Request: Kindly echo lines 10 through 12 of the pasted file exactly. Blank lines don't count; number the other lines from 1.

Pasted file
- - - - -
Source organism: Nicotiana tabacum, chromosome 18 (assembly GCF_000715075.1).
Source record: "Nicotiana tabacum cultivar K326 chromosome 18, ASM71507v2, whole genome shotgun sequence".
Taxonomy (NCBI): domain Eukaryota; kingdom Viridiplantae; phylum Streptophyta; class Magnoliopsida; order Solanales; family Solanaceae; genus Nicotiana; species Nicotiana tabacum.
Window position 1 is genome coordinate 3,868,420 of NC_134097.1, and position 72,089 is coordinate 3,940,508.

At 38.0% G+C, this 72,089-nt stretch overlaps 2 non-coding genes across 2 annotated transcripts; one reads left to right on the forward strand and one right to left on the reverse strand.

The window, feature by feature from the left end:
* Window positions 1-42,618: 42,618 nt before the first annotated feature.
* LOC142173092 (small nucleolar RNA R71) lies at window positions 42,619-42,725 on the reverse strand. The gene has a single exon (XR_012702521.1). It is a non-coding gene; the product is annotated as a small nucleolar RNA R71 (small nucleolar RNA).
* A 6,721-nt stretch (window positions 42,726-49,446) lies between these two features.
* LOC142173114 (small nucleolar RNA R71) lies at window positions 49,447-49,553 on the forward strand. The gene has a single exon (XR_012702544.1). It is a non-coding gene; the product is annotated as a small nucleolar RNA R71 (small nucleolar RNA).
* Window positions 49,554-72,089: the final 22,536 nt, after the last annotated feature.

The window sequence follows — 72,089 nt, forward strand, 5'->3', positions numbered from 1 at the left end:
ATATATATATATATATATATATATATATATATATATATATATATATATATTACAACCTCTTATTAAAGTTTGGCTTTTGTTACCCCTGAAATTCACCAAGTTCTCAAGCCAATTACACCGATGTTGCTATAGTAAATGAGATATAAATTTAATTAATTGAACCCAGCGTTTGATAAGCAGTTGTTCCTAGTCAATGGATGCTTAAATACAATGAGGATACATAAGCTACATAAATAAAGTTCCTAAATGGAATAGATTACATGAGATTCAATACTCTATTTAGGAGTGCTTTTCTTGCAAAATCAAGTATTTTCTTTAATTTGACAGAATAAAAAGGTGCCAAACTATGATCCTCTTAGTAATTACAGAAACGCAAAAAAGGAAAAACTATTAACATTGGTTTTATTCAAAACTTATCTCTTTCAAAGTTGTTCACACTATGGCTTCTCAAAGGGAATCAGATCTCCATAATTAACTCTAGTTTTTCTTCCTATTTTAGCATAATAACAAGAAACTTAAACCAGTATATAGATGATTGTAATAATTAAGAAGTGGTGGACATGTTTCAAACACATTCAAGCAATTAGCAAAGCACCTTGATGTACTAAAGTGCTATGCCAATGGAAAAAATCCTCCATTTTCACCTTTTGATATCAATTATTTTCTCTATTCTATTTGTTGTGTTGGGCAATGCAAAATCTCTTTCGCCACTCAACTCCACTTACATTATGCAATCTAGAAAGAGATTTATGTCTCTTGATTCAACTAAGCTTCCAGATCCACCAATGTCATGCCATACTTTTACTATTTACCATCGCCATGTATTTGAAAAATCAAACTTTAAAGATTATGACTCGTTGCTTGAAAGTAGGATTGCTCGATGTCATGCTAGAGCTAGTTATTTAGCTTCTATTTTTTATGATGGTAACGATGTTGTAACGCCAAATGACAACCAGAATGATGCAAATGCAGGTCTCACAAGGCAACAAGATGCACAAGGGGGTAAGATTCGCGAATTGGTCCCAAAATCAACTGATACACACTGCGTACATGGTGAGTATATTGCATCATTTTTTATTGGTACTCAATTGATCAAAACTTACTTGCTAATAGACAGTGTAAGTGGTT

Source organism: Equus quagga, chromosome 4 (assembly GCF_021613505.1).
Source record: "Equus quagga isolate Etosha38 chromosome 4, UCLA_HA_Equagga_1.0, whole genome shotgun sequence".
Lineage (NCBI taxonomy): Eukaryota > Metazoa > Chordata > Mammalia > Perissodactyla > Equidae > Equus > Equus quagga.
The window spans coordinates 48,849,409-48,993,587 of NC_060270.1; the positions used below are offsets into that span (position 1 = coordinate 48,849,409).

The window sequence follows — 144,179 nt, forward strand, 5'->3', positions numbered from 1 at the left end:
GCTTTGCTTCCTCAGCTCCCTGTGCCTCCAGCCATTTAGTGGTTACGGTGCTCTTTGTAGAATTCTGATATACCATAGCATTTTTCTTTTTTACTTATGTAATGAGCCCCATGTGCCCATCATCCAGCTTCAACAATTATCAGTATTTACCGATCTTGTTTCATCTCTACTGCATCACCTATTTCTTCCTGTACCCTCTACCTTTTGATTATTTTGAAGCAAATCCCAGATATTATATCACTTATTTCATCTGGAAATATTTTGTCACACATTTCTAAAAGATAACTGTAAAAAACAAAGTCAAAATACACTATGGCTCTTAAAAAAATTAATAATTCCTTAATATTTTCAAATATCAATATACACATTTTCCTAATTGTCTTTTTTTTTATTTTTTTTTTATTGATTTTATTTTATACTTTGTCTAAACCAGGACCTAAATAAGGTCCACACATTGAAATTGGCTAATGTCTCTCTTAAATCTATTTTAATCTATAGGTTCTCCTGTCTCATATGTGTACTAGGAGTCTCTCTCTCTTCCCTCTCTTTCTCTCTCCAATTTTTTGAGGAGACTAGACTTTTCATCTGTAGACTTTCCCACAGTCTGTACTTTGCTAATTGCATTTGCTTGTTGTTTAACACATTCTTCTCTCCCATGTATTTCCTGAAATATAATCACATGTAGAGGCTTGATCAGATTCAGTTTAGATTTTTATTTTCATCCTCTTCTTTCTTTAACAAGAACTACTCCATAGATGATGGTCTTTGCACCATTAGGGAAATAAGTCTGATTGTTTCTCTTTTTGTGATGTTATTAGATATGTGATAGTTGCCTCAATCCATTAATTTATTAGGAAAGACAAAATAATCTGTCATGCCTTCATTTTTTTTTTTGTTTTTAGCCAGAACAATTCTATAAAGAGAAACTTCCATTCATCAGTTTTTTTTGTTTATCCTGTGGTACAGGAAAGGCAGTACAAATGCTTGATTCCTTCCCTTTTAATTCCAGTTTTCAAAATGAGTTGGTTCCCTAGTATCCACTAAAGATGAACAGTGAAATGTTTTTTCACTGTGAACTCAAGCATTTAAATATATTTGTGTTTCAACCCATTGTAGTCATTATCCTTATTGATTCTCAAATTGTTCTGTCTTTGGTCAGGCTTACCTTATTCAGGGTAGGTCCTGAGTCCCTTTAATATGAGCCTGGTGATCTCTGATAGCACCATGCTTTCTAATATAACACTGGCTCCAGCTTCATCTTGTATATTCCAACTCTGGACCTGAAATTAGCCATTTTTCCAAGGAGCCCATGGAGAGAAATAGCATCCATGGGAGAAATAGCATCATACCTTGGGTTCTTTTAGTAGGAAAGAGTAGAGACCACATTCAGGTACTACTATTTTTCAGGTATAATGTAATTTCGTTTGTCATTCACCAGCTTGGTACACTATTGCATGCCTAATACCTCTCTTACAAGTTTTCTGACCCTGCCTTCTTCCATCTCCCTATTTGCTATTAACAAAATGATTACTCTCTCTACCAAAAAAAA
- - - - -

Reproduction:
* LOC142173114 (small nucleolar RNA R71) lies at window positions 49,447-49,553 on the forward strand. The gene has a single exon (XR_012702544.1). It is a non-coding gene; the product is annotated as a small nucleolar RNA R71 (small nucleolar RNA).
* Window positions 49,554-72,089: the final 22,536 nt, after the last annotated feature.

The window sequence follows — 72,089 nt, forward strand, 5'->3', positions numbered from 1 at the left end: